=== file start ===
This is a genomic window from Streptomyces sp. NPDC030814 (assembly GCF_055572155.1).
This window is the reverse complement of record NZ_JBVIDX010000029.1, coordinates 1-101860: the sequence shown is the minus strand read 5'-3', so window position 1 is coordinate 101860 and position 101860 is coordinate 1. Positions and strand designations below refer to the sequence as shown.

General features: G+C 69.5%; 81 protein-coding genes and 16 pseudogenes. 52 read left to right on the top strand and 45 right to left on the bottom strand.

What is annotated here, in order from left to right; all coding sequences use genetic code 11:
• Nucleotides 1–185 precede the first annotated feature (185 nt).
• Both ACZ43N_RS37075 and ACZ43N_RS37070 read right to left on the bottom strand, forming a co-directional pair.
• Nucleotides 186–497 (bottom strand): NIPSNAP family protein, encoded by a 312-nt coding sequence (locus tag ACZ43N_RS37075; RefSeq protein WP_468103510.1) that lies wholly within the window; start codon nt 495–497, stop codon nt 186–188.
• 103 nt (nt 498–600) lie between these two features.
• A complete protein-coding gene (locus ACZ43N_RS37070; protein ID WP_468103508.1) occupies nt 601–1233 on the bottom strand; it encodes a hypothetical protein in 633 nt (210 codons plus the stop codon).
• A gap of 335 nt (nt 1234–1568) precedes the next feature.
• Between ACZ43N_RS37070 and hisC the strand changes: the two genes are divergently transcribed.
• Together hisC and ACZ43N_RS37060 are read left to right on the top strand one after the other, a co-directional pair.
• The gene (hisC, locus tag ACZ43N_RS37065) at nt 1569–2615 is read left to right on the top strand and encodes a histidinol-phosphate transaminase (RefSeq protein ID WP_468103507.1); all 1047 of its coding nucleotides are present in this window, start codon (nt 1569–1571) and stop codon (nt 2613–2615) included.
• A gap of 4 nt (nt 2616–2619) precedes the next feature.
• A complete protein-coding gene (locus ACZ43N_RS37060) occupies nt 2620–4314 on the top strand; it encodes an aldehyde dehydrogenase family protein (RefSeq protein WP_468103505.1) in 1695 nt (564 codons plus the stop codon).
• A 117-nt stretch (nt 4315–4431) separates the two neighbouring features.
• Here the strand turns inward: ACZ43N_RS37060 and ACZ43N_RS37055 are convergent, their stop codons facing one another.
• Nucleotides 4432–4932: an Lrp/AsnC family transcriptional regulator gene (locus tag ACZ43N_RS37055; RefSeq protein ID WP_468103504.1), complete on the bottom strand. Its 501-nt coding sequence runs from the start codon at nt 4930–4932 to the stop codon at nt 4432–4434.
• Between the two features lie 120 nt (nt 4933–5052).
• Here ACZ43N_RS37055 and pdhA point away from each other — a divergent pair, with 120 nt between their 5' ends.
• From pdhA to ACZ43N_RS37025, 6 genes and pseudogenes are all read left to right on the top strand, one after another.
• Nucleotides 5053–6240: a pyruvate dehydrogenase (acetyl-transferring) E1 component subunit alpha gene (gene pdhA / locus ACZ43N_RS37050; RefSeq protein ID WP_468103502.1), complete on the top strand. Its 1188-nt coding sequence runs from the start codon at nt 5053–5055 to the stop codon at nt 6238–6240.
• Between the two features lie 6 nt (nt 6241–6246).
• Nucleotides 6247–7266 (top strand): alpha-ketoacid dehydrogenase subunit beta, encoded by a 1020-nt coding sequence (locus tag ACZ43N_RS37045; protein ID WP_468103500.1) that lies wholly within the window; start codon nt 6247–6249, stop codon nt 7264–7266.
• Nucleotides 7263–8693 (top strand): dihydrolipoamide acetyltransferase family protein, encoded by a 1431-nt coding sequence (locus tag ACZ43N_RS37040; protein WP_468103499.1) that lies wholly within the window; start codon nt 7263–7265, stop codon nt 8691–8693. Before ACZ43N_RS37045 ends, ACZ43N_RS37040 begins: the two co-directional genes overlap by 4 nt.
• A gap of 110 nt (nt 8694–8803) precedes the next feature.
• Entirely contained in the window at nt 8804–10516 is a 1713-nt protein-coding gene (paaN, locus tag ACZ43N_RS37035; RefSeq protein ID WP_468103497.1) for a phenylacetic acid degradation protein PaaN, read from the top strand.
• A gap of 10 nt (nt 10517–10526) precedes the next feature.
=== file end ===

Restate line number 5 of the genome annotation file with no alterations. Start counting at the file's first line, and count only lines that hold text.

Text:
• Nucleotides 1–185 precede the first annotated feature (185 nt).